Just that closing brace. Here is where all the “magic” happens in C++. Variables get destroyed, memory gets released, lock get freed, files get closed, names from outside the closed scope regain their meaning, etc. This is where C++ most significantly differs from other languages. It is interesting to see how destructors – an invention (together with constructors) from the first week or so of C++ – have increased in importance over the years. So many of the modern and most effective C++ techniques critically depend on them
With the advent of C++ 14 upon us, where do you see C++ going in the future? Is there anything you’d like to see, or something you’d wish you’d done differently?
For the future, I’d like to see better concurrency support, concepts (requirements for template arguments), and increased simplicity. I’d like to explore the idea of simplicity within C++ with features such as range-for loops, auto, and libraries that make simple things simple. “Within C++, there is a much smaller and cleaner language struggling to get out” (and no, that language is not C, D, Java, C#, or whatever). I’d like to explore what such a “much smaller and cleaner language” might look like in general and how it could be embedded into C++.
The essence of C++ is that it provides a direct map to hardware and offers mechanisms for very general zero-overhead abstraction. A future C++ should be better at both. This precludes simple imitation of many modern ideas and trends. We can learn a lot from other languages (and always have done so), but direct import of language features is non-trivial.
The “time machine question” is easier to answer because it has no effect on reality. We can’t change the past and even if we could, I’m pretty sure I’m no smarter than 1980s-vintage Bjarne and he had a much better feel for what was possible at the time. Even the best time machine would not allow me to compile C++14 on a 1MB, 1MHz, 1985 computer. If I could have dropped the “concepts Lite” design on Bjarne’s desk in 1987, we might have avoided a lot of problems. At that time, I was looking at ways of constraining template arguments, so I would have recognized the importance of the ideas. Furthermore, the complexity and compile-time overheads are minimal so I could have implemented “concepts lite” well using 1980s technology. Of course, working from first principles, I would not have chosen the C declarator syntax or two-way conversions between fundamental types, but to fix those, you would need to take the time machine a few years further back for a chat with Dennis.
With technology moving so fast these days, where do you think the next big shift in computer programming is going to be?
Hard to say; there are so many different kinds of programming. I’m not even sure what the last big shift was. Dynamic languages? Object-Oriented Programming? Functional Programming? XML? Virtualization? C? Generic Programming? I’m pretty sure I could point to areas where each of those answers would be quite reasonable – as well as areas where each would be ludicrous. The field of software development is just too huge and diverse for simple generalizations.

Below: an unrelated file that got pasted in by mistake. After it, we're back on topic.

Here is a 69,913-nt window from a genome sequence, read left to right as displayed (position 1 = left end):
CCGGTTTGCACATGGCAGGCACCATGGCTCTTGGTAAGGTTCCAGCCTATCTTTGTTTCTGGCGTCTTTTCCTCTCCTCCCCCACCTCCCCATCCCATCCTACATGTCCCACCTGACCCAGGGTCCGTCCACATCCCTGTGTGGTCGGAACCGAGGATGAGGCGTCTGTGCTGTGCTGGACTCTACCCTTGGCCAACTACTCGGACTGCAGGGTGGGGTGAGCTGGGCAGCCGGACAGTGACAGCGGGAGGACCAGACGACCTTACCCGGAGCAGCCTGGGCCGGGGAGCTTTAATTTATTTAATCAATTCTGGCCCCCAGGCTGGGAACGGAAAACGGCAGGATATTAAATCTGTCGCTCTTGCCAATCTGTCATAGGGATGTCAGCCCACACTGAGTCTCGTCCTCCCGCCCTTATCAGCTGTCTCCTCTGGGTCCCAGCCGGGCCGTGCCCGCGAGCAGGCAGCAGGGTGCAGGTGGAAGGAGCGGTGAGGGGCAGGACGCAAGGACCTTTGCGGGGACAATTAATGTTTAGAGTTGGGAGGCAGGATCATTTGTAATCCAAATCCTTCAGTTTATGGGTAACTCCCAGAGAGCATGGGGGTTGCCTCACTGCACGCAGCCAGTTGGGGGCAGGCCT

In the parts of the C++ world that I know best, my guess is that the improved support for concurrency in C++17 (various higher-level models of concurrency beyond the basic threads-and-locks level) will cause major changes and that concepts (staring with “concepts lite”) will complete generic programming’s move into the mainstream. That combination, coming on top to the improvements provided in C++11, should completely change the way C++ is used.
I say “should” rather than “will” because I fear that many will hold back out of fear of novelty, for lack of intellectual flexibility, or because of constraints from old code bases. People are more likely to see the risks and complications of a change than to appreciate the risks and costs incurred by using outdated tools and techniques. Maybe, I’m being a bit less optimistic than I should be: people who have used C++11 tend to complain bitterly when they have to go back to C++98. Significant progress has been made and we can now write simpler and better code than we used to. Many people know that and they are not going to accept “the old ways” forever.
Finally, do you have any advice for any kids or adults who are looking to start out as a programmer?
Don’t just program. Know what problems you want to solve using programming. Don’t rush into programming. Work on your communication skills. And don’t forget to have fun – you are much better at things you enjoy doing than things you consider tedious. Learn to see the beauty in elegant and efficient code!
A Tour of C++, for people who wants to quickly know what C++11 is, and his textbook for beginners: Programming: Principles and Practice using C++, which now uses C++11 and some bits of C++14 is available now from your usual book reseller.
This interview was published in the July edition of the ACCU’s CVu magazine. If you haven’t considered joining the ACCU (Association of C and C++ Users) then I fully encourage you to do so. It’s a community of developers who code in a wide range of technologies, and hosts a fantastic annual conference every year. For more information go to www.accu.org